What is "concrete"? That which exists independent of the mind. I.e., that which you can perceive. Can you perceive existence? If you cannot perceive existence that would mean you are devoid of perception, and awareness, in which case you, qua human, would not exist.

To make the definition of concrete clearer for you, I shall provide for you, the definition of "abstract". "Abstract" is that which is based on a mental record of a concrete. For example, a cat is a concrete concept. You can point to it; you can see it. Existence, also is a concrete. You can point to it, you can see it, hear it, smell it, taste it, and touch it. Ayn Rand and I agree on this. She wrote "To define 'existence' one would have to sweep one's arm around and say 'I mean this'". ("Introduction To Objectivist Epistemology"; p.41) What then is an example of something "abstract"? "Capitalism". What makes capitalism abstract? Because one cannot perceive capitalism as such. You might argue that one could perceive capitalism in action, but it would be just that...an abstract ideal and principle, in action, not as such, qua thing.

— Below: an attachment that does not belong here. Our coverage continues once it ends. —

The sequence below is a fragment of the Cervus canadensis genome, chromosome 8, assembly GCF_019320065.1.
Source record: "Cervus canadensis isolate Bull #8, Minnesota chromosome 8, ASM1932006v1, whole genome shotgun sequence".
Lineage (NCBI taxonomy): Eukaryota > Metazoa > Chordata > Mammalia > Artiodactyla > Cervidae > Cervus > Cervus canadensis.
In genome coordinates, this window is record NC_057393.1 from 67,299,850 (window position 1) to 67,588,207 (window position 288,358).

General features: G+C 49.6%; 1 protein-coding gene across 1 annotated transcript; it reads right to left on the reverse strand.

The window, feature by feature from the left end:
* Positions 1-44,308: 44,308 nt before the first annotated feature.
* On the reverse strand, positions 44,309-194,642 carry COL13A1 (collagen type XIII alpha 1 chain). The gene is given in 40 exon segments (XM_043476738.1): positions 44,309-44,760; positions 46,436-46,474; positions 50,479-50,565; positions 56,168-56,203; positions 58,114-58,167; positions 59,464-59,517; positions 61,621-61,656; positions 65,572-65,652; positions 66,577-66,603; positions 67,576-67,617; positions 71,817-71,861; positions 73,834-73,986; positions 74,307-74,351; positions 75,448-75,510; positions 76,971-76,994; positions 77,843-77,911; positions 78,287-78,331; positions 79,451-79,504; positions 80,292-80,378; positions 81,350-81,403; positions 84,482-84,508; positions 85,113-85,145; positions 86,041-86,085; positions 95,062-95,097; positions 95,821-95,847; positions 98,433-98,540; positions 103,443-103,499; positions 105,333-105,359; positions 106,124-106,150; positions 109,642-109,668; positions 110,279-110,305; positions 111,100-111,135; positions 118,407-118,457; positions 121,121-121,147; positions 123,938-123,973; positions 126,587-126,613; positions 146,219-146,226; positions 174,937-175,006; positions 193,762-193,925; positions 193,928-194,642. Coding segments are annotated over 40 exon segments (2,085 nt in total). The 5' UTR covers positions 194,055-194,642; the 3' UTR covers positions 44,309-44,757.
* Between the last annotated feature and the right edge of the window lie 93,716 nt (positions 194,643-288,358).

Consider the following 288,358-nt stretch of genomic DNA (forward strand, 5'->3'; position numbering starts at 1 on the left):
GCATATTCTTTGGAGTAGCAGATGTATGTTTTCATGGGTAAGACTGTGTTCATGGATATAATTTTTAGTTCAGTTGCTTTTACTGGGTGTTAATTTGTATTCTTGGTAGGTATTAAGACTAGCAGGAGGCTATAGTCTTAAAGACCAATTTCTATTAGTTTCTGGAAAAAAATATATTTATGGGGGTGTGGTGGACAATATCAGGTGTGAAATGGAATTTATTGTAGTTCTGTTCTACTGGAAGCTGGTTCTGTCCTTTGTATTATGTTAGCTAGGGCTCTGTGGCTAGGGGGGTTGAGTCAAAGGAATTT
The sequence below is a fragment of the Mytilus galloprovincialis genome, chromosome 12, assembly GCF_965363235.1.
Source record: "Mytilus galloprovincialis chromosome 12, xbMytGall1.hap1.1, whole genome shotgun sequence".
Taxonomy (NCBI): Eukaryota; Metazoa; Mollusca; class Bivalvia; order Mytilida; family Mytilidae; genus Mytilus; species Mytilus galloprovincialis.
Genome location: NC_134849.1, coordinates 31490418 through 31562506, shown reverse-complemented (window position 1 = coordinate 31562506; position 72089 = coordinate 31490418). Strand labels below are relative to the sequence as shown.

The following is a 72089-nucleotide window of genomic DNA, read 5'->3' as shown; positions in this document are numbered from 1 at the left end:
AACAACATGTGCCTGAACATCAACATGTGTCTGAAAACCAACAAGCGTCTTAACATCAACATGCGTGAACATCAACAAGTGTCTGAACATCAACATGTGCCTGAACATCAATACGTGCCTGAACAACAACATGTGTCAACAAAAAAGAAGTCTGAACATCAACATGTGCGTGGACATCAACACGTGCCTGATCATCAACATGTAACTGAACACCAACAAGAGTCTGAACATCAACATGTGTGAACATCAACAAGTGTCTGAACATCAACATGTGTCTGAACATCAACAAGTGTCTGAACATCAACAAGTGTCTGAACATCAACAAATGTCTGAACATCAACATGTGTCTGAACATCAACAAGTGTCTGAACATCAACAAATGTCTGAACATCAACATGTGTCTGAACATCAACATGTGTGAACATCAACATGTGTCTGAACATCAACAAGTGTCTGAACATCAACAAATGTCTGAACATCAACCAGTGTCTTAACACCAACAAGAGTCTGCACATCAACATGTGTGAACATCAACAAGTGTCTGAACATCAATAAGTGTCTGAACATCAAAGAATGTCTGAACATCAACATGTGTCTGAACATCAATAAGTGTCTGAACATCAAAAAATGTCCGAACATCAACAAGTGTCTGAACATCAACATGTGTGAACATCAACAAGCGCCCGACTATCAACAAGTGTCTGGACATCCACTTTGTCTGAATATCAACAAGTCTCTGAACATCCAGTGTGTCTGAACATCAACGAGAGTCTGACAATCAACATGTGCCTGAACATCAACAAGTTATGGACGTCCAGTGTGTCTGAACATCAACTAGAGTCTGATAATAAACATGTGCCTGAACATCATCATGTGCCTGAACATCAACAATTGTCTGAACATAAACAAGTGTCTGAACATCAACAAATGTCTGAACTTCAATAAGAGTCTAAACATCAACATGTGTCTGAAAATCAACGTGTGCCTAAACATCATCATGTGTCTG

Edited by Sean O'Connor
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Concepts refer to concretes in reality, the referent of a concept is an aspect of reality.

An actual cat is a concrete. The concept cat can in a proper context be spoken of as a concrete, in that the referent in that instance is the concept of cat as a concept. Is this what you mean?

The broadest abstraction there is , is existence. Although in the proper context the concept of existence can be treated as a concrete, but context is the issue.

Edited by tadmjones
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I have to read this whole thread but there's a host of mistakes in every thing I've read by the OP. I'll just mentioned this until I read it all. Existence is not a concrete. You cannot point to existence you can only point to existents/ particulars. Existence is a concept the referents of which are all the individuals that exist.

Edited by Plasmatic